The fans start piling into the plane, still yelling and laughing at each other. It’s weird to see so many people get on a plane with no luggage. Nothing. 90 percent of the bins are empty when the flight attendants close them before take off. As the flight attendants give their speeches and demos I’m distracted and fascinated by the joy and enthusiasm on the plane. It is completely packed with Raider fans. I look to my right and in the window seat is a middle-aged woman with her face painted silver and black yelling to someone nine rows up. "I’ll be in the middle of The Black Hole." In between us is a tough-looking Latino guy in a Bo Jackson jersey reading a Raider program. To my left across the aisle are the two bearded guys I saw at security, laughing and comparing the best defensive lines in Raiders history. Up the aisle I see more tattoos than I’ve seen at Silver Lake street fair. Looking around the cabin, I realize I haven’t done the one thing that has consumed me in airplanes since 9/11. I’m not looking for that out of place person…Waldo. I’m not looking for a savior. I’m not scared. I feel safer than I’ve ever been. I am in the middle of the Raider Nation, NOBODY is taking this plane down! They’re tougher than Con Air. I take a huge breath, close my eyes and awaken to the wheels of our plane touching down in Oakland and the roar of some of the greatest fans in NFL football.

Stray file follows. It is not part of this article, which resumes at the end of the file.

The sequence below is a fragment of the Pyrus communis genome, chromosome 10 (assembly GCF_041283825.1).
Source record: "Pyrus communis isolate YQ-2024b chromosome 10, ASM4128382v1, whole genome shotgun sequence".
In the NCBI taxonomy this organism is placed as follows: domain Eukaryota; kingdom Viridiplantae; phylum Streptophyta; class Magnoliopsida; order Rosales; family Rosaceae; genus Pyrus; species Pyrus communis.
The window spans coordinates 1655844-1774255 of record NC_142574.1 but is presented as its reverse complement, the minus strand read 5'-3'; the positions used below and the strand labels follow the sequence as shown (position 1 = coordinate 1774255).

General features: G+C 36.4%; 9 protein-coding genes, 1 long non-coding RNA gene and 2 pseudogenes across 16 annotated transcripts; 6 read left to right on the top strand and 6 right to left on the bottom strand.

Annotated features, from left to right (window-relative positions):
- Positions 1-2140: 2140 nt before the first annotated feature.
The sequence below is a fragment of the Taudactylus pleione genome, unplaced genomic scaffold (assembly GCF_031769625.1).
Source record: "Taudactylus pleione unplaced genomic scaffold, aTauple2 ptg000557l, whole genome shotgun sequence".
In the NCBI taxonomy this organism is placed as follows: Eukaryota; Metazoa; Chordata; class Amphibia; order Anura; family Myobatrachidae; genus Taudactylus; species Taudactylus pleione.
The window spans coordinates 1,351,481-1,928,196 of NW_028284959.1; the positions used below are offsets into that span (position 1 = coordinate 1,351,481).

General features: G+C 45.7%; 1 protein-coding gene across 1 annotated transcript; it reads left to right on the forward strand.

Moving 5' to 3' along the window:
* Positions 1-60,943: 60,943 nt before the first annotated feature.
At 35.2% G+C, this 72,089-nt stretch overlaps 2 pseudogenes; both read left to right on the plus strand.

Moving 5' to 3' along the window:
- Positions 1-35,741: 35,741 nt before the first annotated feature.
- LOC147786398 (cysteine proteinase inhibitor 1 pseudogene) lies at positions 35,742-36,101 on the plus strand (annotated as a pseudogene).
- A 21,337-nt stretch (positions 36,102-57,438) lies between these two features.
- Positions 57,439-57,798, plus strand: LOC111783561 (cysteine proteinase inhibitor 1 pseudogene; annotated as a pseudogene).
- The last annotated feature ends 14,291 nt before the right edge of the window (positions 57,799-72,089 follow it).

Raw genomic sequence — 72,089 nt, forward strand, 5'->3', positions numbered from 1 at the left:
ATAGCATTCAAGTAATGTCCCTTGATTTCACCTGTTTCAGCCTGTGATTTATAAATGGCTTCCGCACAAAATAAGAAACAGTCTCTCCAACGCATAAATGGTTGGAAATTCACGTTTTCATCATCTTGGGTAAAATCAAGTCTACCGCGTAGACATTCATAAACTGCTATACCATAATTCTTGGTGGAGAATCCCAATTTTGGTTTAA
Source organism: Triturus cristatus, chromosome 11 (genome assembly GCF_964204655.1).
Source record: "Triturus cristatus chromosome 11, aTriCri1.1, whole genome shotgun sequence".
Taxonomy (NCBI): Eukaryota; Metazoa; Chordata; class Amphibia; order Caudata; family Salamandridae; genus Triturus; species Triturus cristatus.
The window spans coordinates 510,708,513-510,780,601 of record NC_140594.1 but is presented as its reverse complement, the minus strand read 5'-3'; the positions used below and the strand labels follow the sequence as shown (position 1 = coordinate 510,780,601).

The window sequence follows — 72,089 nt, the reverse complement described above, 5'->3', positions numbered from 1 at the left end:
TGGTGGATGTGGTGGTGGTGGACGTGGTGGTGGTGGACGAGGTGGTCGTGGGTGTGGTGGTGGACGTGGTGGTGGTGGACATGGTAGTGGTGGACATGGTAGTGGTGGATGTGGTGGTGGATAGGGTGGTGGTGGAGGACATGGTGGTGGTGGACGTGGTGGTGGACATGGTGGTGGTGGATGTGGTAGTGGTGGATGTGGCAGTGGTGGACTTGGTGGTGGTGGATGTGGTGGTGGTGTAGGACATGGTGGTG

Joshua Farrell is the author of "The Sonoma Police Report: funny, odd tales from the wine country."